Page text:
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Lord McIntosh of Haringey moved Amendments Nos. 77 to 79:

    Page 114, line 22, leave out from first ("of") to ("to") in line 23 and insert ("a relevant insurer's business so far as it consists of the carrying out of contracts of insurance, or of any part of that business,").

    Page 114, line 25, leave out ("insurance business") and insert ("to effect or carry out contracts of insurance").

On Question, amendments agreed to.

Clause 219 [Scheme manager's power to inspect documents held by Official Receiver etc.]:

Lord McIntosh of Haringey moved Amendment No. 80:

    Page 118, line 9, leave out ("qualified for authorisation under Schedule 3 at that time") and insert (", at that time--

(a) qualified for authorisation under Schedule 3, and
(b) fell within a prescribed category,").

On Question, amendment agreed to.

Clause 224 [Awards]:

Lord Bach moved Amendment No. 81:

    Page 121, line 23, leave out from ("for") to ("of") in line 26 and insert ("--

(a) financial loss; or
(b) any other loss, or any damage,").

The noble Lord said: My Lords, this amendment deals with Clause 224(3). Several noble and learned Lords around the House voiced concerns during Report stage that this provision might be open to misinterpretation. We undertook to consider carefully whether anything could be done by way of clarification.

The purpose of Clause 224(3) has always been simply to refer to types of loss or damage. It was never our intention that the ombudsman should be required to try to construct hypothetical contracts, nor to award compensation according to whether or not there had been a breach of an actual contract. Indeed, such an approach would cut straight across the principle set out in Clause 223 that the ombudsman should settle cases on the basis of what is fair and reasonable in all circumstances. We have always wanted that to be clear.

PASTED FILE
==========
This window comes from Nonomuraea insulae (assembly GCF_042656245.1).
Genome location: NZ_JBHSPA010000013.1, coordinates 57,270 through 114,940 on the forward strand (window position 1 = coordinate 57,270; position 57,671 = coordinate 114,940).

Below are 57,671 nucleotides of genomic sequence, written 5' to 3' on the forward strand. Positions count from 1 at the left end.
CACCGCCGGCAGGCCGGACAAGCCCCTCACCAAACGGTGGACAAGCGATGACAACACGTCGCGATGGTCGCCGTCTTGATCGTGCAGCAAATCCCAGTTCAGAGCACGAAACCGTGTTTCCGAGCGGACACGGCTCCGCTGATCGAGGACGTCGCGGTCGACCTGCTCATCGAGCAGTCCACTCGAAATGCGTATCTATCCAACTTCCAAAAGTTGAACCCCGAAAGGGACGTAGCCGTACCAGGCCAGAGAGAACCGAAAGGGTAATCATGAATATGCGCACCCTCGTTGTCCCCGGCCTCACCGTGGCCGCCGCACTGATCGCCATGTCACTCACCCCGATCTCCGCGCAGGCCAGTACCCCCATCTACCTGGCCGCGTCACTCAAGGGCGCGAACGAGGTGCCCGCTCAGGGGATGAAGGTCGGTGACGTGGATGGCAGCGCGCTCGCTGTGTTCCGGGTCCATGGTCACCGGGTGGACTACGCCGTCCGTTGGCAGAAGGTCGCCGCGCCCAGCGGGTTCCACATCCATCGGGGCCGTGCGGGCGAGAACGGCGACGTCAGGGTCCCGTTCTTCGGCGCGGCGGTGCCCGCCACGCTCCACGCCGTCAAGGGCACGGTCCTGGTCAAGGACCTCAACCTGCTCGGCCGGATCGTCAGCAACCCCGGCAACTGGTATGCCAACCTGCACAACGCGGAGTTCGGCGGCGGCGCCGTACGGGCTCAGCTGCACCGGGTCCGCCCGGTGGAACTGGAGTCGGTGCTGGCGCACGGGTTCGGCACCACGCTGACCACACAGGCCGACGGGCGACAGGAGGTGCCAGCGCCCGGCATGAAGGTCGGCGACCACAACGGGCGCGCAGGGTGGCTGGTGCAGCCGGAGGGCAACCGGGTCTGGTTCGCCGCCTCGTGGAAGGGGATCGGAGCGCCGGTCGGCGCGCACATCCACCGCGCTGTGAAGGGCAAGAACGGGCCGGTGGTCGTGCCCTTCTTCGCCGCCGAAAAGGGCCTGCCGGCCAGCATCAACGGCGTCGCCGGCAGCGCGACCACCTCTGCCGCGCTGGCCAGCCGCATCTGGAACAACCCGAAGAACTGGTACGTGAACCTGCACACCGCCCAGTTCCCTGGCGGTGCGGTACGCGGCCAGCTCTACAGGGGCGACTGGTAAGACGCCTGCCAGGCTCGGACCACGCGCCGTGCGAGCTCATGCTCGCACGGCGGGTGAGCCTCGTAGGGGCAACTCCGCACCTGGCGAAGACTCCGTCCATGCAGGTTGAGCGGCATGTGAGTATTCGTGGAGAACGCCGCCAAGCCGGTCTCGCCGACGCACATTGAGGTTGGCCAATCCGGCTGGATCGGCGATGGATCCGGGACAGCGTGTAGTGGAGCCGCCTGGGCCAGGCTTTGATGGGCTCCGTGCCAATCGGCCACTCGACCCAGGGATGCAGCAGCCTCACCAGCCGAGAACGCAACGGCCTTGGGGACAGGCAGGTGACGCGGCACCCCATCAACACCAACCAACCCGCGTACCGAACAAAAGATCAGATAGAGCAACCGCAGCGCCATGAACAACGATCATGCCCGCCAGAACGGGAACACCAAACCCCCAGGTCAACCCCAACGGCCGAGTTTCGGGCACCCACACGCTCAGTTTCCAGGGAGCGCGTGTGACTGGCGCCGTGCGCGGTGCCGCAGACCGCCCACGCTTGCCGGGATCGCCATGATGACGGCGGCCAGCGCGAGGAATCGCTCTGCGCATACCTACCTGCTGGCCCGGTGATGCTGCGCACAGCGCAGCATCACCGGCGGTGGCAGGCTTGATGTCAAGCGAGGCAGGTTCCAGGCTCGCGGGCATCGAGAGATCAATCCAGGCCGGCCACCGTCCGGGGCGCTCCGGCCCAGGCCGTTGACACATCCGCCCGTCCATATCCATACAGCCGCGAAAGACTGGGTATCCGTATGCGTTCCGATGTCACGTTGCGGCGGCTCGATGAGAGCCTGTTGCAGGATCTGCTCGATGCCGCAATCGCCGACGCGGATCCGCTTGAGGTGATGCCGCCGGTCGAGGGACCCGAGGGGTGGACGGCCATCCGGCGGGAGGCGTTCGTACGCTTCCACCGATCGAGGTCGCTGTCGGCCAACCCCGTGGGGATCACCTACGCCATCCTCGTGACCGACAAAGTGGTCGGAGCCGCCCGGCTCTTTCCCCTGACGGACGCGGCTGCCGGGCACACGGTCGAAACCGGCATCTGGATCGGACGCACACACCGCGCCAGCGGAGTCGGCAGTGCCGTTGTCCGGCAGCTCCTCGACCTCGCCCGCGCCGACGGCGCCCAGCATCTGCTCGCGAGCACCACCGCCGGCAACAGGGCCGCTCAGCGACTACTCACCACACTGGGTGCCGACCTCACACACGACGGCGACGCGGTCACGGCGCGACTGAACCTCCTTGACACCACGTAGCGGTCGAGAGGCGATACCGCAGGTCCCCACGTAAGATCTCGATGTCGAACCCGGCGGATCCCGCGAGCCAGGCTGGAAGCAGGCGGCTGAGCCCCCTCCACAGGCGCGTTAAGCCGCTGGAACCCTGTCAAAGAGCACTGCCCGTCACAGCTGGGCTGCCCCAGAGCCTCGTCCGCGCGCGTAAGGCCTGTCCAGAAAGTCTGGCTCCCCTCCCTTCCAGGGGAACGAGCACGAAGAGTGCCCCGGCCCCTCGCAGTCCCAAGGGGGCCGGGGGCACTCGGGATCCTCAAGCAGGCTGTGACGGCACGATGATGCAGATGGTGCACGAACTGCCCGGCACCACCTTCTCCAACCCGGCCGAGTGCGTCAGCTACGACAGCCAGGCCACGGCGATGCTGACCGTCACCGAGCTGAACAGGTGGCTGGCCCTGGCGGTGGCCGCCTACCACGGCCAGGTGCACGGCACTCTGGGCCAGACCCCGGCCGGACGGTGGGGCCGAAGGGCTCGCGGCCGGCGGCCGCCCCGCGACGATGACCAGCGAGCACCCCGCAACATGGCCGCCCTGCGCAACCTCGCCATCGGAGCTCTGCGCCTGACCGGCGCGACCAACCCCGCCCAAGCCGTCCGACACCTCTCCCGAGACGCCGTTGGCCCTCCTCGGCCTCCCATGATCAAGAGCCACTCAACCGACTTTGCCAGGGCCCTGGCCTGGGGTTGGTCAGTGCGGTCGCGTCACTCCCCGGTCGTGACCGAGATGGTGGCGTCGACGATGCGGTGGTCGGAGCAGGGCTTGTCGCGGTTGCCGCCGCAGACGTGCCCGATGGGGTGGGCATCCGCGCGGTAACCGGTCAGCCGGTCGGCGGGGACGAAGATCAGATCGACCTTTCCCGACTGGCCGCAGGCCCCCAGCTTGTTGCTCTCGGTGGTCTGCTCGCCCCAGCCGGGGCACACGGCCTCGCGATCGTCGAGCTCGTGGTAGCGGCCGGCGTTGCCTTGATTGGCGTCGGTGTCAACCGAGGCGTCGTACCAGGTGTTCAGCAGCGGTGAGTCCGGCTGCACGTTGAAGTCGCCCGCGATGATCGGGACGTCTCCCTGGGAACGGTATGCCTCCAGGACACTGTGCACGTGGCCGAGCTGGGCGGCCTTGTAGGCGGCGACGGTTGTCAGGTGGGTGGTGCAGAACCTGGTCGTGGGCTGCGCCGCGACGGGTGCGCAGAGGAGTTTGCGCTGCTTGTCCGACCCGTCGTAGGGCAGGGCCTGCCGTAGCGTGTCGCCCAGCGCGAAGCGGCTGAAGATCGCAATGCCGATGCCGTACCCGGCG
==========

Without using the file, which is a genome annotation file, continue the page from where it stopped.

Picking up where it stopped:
The amendment is intended to put matters beyond doubt. It recasts subsection (3) so that the reference to awards of a kind a court could make for breach of contract is replaced by a more straightforward distinction between financial loss and other loss or damage of a specified kind.

The amendment is similar to the one we considered on Report. The difference is that it preserves the requirement that awards for non-financial loss or damage, covered by paragraph (b), must be specified in rules made by the FSA. That is to ensure clarity and certainty for those affected by the scheme and is a long-standing feature of this provision which we believe is widely accepted.

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One final point which perhaps I may mention relates to future losses. The noble Lord, Lord Hunt of Wirral, mentioned on Report the question of whether the expression "financial loss" in the amendment to which he spoke could be taken to refer to future losses. Financial loss in this context is intended to mean loss which is susceptible of measurement in money or, to put it another way, capable of calculation in economic terms. It is intended to include future losses of earnings or profits. Those losses which, by their nature, cannot be assigned a monetary value by other than artificial means--for example, mental distress, pain and suffering--fall under paragraph (b).